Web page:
When starting with Kubernetes, learning how to write manifests and bringing them to the apiserver is usually the first step. Most probably
kubectl apply is the command for this.
The nice thing here is that all the things you want to run on the cluster are described precisely and you can easily inspect what will be sent to the apiserver.
After the joy of understanding how this works, it quickly becomes cumbersome to copy your manifests around and edit the same fields over different files to get a slightly adjusted deployment out.
The obvious solution to this is templating, and Helm is the most well-known solution in the Kubernetes ecosystem to help out with this. Most how-tos directly advise you to install the clusterside Tiller component and unfortunately this comes with a bit of operational overhead and even more importantly you also need to take care to secure access to Tiller, since it is a component running in your cluster with full admin rights.
If you want to see what actually will be sent to the cluster you can leave out Tiller and use Helm locally just for the templating and using
kubectl apply in the end.
There is no need for Tiller and there are roughly three steps to follow:
- Fetching the chart templates
- Rendering the template with configurable values
- Applying the result to the cluster
This way you benefit from the large amount of maintained Charts the community is building, but have all the building blocks of an application in front of you. When keeping them in a git repo it is easy to compare changes from new releases with the current manifests you used to deploy on your cluster. This approach might nowadays be called GitOps.
A possible directory structure could look like this:
kubernetes-deployment/ charts/ values/ manifests/
For the following steps the helm client needs to be installed locally.
Fetching the chart templates
To fetch the source code of the charts the url to the repository is needed, also the chart name and the wanted version:
helm fetch \ --repo https://kubernetes-charts.storage.googleapis.com \ --untar \ --untardir ./charts \ --version 5.5.3 \ prometheus
After this the template files can be inspected under
Rendering the template with configurable values
values.yaml should be copied to a different location for editing so it is not overwritten when updating the chart source.
cp ./charts/prometheus/values.yaml \ ./values/prometheus.yaml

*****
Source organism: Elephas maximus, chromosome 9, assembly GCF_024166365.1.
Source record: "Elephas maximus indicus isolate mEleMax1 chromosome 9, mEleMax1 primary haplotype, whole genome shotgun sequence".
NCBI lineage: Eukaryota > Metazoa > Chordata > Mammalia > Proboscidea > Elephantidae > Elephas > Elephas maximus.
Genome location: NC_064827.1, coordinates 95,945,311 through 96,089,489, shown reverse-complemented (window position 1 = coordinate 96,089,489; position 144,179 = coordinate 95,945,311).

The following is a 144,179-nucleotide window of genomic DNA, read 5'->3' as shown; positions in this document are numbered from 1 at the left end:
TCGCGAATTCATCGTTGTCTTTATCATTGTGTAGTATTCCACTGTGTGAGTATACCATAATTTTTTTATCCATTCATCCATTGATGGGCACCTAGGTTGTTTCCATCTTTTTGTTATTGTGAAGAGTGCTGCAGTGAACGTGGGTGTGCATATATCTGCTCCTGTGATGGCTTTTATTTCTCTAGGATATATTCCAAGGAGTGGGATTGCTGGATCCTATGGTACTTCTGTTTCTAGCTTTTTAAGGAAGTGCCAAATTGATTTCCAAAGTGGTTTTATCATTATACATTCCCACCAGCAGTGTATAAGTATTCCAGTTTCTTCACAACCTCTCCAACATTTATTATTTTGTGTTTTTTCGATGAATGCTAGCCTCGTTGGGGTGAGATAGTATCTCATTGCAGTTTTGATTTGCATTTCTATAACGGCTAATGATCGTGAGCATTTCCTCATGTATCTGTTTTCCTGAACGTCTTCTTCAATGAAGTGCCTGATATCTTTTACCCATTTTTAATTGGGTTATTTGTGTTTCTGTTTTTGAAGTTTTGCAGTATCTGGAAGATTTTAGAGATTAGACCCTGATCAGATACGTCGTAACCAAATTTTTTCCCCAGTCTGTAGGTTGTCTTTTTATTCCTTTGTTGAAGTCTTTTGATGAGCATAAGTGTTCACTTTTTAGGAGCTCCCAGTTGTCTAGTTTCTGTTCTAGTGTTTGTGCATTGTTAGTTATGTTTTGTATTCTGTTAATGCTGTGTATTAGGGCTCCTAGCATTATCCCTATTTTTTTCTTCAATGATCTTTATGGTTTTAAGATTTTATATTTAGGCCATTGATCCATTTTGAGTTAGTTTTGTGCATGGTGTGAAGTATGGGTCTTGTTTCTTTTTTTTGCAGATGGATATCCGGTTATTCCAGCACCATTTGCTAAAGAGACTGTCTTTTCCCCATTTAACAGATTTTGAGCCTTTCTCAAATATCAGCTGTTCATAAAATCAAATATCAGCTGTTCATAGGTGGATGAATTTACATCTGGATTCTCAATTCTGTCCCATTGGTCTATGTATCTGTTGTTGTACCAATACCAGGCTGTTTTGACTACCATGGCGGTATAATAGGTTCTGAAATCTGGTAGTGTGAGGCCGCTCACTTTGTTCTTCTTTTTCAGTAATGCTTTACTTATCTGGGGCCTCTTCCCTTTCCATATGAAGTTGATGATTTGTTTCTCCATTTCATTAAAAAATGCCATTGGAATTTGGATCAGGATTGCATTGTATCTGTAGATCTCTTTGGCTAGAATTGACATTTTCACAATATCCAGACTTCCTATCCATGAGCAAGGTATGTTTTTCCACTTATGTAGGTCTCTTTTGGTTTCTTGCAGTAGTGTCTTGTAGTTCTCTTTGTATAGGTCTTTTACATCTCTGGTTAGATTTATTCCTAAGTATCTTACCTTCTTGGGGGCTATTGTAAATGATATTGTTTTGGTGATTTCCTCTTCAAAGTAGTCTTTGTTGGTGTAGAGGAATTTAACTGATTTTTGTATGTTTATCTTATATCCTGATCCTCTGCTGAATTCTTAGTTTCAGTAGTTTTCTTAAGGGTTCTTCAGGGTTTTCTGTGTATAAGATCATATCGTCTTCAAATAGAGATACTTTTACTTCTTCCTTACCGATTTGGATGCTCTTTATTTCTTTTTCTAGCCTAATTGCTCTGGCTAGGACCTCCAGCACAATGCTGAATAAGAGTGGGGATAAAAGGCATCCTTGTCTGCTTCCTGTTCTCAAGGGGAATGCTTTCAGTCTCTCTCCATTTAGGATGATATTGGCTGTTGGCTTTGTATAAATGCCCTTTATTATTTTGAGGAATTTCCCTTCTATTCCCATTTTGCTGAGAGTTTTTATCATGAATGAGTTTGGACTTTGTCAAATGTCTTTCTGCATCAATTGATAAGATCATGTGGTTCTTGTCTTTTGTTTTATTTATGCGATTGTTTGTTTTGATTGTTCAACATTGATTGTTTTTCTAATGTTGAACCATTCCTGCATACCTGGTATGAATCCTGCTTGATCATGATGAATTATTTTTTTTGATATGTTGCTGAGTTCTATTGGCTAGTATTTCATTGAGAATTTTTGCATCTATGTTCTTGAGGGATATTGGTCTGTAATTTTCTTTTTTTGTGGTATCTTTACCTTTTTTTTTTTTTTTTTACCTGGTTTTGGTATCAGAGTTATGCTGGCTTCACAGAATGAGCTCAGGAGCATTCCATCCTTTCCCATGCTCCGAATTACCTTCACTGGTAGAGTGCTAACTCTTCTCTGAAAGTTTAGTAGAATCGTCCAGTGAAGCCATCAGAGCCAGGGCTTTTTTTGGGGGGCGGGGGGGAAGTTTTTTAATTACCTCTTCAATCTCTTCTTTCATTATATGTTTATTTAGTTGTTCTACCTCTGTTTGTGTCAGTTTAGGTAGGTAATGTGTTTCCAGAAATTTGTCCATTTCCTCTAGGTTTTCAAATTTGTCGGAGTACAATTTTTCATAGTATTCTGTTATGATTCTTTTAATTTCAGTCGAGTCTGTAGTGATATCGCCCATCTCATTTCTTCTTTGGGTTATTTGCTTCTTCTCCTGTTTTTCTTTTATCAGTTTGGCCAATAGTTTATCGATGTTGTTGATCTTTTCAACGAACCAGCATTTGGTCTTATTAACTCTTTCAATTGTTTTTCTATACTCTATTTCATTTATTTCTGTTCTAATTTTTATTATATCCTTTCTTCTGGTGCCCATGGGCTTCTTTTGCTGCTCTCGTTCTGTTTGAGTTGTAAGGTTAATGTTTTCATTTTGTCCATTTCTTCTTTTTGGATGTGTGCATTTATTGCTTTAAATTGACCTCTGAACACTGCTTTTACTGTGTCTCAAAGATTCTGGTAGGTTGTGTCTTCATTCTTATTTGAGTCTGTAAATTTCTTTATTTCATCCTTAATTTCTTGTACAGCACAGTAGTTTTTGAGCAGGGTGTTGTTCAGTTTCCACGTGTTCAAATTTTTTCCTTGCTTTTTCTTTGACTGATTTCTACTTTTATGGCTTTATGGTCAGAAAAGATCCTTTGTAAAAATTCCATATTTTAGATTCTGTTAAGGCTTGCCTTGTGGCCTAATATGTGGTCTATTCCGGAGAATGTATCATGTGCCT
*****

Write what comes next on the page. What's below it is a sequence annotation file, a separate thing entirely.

prometheus.yaml can now be adjusted as needed. To render the manifests from the template source with the potentially edited values file:
helm template \ --values ./values/prometheus.yaml \ --output-dir ./manifests \ ./charts/prometheus
Applying the result to the cluster
Now the resulting manifests can be thoroughly inspected and finally be applied to the cluster:
kubectl apply --recursive --filename ./manifests/prometheus
With just the standard
helm command we can closely check the whole chain from the charts content to the app coming up on our cluster. To make these steps even more easy I have put them in a simple plugin for helm and named it nomagic.
There might be dragons. It might be, that an application needs different kinds of resources that depend on each other. For example applying a
Deployment that references a
ServiceAccount won’t work until that is present. As a workaround the filename for the ServiceAccounts manifest unter
manifests/ could be prefixed with
kubectl apply progresses over files in alphabetical order. This is not needed in setups with Tiller, so it is usually not considered in the upstream charts. Alternatively run
kubectl apply twice to create all independent objects in the first run. The dependent ones will show up after the second run.
And obviously you lose features that Tiller itself provides. According to the Helm 3 Design Proposal these will be provided in the long run by the Helm client itself and an optional Helm controller. With the release of Helm 3 the nomagic plugin won’t be needed, but it also might not function any more since plugins need to be implemented in Lua. So grab it while it’s useful!
Please share your thoughts about this, other caveats or ideas to improve.
And as always: If you’re interested in how Giant Swarm can run your Kubernetes on-prem or in the cloud contact us today to get started.